Solar Leasing vs Buying Solar Panels

Fast read

Solar leasing can be an option for homeowners who want to avoid paying the upfront costs for solar. Leasing means allowing a solar installer to install a solar system on a property, and the home or business pays a monthly lease fee for a fixed term of years to use the solar system. This type of solar purchase is prevalent overseas, like in the USA, but as Australian solar systems are so much cheaper - it is less popular here.

While leasing has benefits, including no upfront cost, no responsibility for maintenance, and stable electricity costs. A few drawbacks include reduced savings compared to buying the system outright, not owning the solar system for a while, long contract terms, etc.

Ultimately, the decision depends on whether the homeowner wants to be dependent or independent and whether they can afford the upfront costs.

Ultimately, the decision depends on whether the homeowner wants to be dependent or independent and whether they can afford the upfront costs.

Should I lease solar panels or is it better to buy them outright?

Many solar buyers confront this dilemma: How do I reduce electricity costs from a solar power system without bearing the upfront costs of buying one? A method of getting solar without buying it is solar leasing.

In this case, the solar company installs the solar system on the roof of your home or business, and they or an associated leasing company will own that solar system.

This company then leases the solar system back to you for a specified period from around 5 to 20 years. You will then pay the company a fixed monthly lease fee for the use of the solar electricity from the solar system for the agreement term.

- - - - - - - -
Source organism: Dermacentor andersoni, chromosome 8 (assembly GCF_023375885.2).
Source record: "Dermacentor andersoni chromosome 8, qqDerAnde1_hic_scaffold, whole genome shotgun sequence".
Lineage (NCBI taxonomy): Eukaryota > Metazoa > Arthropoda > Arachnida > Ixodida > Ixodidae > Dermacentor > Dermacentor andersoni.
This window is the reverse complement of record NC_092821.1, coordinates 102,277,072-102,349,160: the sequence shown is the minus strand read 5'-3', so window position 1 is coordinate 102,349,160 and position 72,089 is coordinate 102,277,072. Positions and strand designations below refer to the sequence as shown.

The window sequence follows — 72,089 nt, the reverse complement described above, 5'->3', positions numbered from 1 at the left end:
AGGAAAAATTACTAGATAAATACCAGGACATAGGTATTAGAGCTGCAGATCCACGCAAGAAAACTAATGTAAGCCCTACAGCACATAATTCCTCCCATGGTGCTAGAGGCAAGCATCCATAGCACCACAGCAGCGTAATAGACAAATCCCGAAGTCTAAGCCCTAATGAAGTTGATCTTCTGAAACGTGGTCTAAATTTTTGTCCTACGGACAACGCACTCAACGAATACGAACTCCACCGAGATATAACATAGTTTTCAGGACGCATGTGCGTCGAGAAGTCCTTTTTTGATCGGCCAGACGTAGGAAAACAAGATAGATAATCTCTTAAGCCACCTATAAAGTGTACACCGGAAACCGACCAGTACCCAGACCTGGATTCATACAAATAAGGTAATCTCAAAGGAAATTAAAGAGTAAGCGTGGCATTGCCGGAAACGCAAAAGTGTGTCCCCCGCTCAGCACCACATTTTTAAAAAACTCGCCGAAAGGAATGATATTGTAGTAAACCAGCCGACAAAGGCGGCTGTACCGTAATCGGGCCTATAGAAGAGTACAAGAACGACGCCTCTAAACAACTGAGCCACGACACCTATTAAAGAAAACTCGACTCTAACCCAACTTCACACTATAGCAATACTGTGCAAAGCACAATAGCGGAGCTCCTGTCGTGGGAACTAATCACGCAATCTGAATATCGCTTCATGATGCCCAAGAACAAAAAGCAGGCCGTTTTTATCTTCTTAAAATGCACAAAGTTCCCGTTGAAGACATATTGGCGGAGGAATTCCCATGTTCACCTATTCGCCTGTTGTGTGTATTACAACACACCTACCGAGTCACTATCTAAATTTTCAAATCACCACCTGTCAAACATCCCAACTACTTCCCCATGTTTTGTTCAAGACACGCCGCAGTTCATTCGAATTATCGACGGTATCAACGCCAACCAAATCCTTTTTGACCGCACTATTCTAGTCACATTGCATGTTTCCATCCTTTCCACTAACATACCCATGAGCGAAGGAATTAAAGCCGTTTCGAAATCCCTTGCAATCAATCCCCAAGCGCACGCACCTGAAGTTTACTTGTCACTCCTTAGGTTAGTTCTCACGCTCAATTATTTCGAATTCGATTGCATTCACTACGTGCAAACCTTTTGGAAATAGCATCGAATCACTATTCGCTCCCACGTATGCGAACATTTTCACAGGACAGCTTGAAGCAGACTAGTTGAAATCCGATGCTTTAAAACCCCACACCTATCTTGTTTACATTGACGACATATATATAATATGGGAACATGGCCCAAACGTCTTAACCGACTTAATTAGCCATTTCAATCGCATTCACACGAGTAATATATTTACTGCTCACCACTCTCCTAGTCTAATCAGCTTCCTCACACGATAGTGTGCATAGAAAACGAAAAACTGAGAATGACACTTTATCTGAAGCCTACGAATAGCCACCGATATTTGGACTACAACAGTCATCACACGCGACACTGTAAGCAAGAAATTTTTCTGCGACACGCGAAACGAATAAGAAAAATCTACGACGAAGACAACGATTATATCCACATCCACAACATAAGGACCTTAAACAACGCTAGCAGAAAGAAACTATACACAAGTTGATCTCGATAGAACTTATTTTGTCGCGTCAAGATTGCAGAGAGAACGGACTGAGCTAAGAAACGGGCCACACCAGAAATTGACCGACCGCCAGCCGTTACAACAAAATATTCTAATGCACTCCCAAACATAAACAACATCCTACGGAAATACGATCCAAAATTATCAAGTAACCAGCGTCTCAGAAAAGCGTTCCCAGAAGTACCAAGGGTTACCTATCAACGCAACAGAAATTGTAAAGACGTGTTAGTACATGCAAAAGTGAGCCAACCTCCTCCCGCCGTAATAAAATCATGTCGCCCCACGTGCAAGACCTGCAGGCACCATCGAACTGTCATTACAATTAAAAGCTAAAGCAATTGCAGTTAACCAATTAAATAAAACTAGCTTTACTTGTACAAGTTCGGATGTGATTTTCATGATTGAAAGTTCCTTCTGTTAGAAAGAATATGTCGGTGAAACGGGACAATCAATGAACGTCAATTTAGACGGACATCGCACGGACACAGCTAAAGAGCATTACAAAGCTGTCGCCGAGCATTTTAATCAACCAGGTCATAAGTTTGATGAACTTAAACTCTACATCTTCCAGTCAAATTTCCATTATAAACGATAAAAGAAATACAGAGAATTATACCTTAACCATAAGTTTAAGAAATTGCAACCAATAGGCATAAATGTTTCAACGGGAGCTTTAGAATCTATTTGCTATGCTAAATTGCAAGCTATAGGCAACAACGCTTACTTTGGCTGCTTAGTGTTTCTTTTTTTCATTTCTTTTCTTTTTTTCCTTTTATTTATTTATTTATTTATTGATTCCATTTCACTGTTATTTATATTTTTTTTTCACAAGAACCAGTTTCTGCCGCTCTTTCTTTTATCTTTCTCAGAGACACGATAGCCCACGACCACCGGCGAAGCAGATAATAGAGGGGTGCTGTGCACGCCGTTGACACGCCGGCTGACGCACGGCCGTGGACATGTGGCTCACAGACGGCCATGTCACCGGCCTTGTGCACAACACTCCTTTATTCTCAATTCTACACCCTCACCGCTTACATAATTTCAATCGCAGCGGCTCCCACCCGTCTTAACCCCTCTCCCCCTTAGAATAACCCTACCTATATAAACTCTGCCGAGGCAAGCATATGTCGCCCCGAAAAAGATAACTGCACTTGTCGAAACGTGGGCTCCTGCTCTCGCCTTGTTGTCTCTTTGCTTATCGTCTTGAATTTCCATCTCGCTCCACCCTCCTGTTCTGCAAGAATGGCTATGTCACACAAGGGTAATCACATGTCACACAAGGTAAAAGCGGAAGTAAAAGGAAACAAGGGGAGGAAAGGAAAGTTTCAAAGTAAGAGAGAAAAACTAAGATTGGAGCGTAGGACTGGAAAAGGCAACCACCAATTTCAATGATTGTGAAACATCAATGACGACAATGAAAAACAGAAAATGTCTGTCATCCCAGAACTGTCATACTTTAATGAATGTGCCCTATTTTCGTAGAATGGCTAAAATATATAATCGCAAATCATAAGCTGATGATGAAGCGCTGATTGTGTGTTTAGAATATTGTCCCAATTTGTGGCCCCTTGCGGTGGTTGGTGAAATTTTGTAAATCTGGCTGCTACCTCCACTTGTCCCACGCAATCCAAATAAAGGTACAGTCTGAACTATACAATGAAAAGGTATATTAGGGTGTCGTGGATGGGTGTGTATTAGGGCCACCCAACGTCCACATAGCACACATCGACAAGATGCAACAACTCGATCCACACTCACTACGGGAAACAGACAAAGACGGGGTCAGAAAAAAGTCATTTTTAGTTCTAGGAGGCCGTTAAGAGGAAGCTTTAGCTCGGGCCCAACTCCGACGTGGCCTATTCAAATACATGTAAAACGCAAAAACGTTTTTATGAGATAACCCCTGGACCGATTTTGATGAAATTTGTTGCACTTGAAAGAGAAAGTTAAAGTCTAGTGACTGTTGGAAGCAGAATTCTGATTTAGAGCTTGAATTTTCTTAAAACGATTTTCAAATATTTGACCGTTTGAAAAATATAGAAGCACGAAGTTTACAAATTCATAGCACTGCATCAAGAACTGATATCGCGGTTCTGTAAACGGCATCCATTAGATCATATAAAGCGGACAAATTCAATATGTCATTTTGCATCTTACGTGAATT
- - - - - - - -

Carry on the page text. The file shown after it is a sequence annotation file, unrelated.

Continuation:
Alternatively, it may be charged as a Power Purchase Agreement (PPA) where you pay the lease company a fixed rate per kWh of electricity generation for the term of the agreement. These repayments of power purchase rates should be lower than the electricity rate you would otherwise be paying. Therefore you will save money, being the difference in the market rate for electricity per kWh and the monthly lease repayment divided by the kWh consumed from the solar panel system.

residential solar system
Although solar leasing is an ongoing cost, it is still cheaper than relying on grid energy

The benefits of solar leasing

While many people go for a straight cash upfront purchase or finance, there are several benefits of going for a lease agreement for solar. First, solar leasing may be a viable option for you, especially when you do not have the money upfront to purchase. The benefits of doing this are:

  • No up-front cost – As the system is leased, it can be done without any upfront cost to the home or business having solar installed.
  • Maintenance – Maintenance costs are the responsibility of the leasing company for the life of the lease. So the home or business owner is not responsible for maintenance or repair costs even after the warranty period. This reduces the risk to the home or business and secures savings while reducing costs.
  • Lower cost of energy produced – As the price per unit of electricity or monthly lease payment is fixed, it secures growing savings for the owner of a leased solar system. Increased electricity prices over time mean growing savings. So even if you only “own” a leased solar system, this will reduce the risk of rising electricity prices to your bottom line.

The negatives